From Winston Churchill’s Iron Curtain speech to Lyndon Johnson’s Great Society speech, notable leaders have employed university podiums to communicate ideas, to inspire or to warn us. Most use the opportunity to encourage a society falling on hard times, while some of our current leaders are instead failing in hard times.
On May 15, U.S. Rep. Susan Wild delivered the George Washington Law School’s 2022 commencement. She chose this moment to attack a one of the prestigious school’s renowned professors. Though Wild did not state his name, anyone who follows Beltway legal matters knew she was referring to Professor Jonathan Turley. Wild conceded Turley “is without question well versed in constitutional law”. She then claimed that Turley had taken to “cable news and social media . . . [,] undermining his own past well-documented scholarship”.
What triggered her ire? Turley, a recognized authority on impeachment law, testified at both Bill Clinton’s impeachment hearing (1998) and Donald Trump’s (2019), and Wild found displeasure in Turley’s legal interpretations.
Dipping her toes into the cesspool of the partisan hatedom without diving in head-first, Wild claimed: “A law professor who at one time strenuously advocated that a president need not commit an indictable offense to be impeached, just this past year argued the opposite for a president more to his liking. A president no less who instigated an insurrection and a bloody assault on our democratic process and the rule of law.”
According to Turley’s Trump impeachment hearings testimony, not only did the professor vote for Presidents Clinton and Obama; he also voted against Trump in 2016 and has been publicly critical of Trump’s “policies, and his rhetoric, in dozens of columns.”
As Turley put it, “one can oppose President Trump’s policies or actions but still conclude that the current legal case for impeachment is not just woefully inadequate, but in some respects, dangerous, as the basis for the impeachment of an American president. To put it simply, I hold no brief for President Trump.” Turley continued, “We have never impeached a president solely or even largely on the basis of a non-criminal abuse of power allegation.”
The important point that Wild’s rationale seems to exclude is that Bill Clinton committed perjury, a felony. As articles for the Clinton impeachment state, our 42nd president “willfully provided perjurious, false and misleading testimony to the grand jury.” Sex was the cause for Clinton to lie but was not the legal grounds for impeachment.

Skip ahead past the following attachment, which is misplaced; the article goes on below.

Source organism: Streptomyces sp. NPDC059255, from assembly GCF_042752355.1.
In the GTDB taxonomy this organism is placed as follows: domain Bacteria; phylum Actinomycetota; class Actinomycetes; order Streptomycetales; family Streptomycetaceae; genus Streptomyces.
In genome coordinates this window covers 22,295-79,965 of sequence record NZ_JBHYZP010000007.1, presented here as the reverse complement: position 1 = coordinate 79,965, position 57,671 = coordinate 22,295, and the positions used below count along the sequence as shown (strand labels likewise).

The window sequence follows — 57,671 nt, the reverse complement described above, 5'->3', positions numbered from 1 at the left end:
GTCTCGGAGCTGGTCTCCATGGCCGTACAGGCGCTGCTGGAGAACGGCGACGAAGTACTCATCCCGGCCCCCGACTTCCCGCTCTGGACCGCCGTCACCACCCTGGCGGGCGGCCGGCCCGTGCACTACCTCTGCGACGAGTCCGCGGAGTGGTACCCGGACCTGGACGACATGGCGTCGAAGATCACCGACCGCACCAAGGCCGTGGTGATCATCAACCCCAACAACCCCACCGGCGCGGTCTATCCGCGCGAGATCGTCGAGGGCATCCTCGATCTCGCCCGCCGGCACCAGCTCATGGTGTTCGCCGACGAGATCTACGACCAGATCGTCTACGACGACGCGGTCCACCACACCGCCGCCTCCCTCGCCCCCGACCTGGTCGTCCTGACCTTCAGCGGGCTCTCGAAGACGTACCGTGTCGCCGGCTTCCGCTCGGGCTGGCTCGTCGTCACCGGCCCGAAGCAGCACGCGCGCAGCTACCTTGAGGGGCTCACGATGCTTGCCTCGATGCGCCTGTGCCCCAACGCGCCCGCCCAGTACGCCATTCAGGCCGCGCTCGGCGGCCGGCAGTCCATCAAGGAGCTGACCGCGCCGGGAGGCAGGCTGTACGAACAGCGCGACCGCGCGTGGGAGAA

Wild’s talk stands out for doing something other commencement speeches by governmental leaders did not. No other attacked a faculty member of the institution at which the speaker was speaking. Sure, other speakers have taken digs at other politicians. But Wild – a guest – dedicated over a minute to bashing Turley at the professor’s workplace, unduly politicizing and detracting from an otherwise inspiring speech.
Wild’s speech started in the same manner as George W. Bush’s 2001 Yale commencement speech, where he joked: “Those of you who are graduating this afternoon with high honors, awards, and distinctions, I say well done. And, to the C students, I say, you too can be president.” Wild’s academic record at law school seems to have fit the same, as her “grades in law school were decent, but were nothing that were going to open doors for me.” Humble, and her rise despite that can be an inspiration, as could be Bush’s more self-deprecating quip.
If one juxtaposes the humanity of a speech like Bush’s to Wild’s gratuitous dig at Turley, one should see the point even more. Indeed, the more memorable commencement speeches are both uplifting and informative. Some use a sentence or two to point out a political opponent’s gaffs. But spending paragraphs to attack the intellectually defensible position of a seasoned scholar is out of bounds. As an attorney, Wild should realize that a corruption or bending of truth is hardly a desired outcome.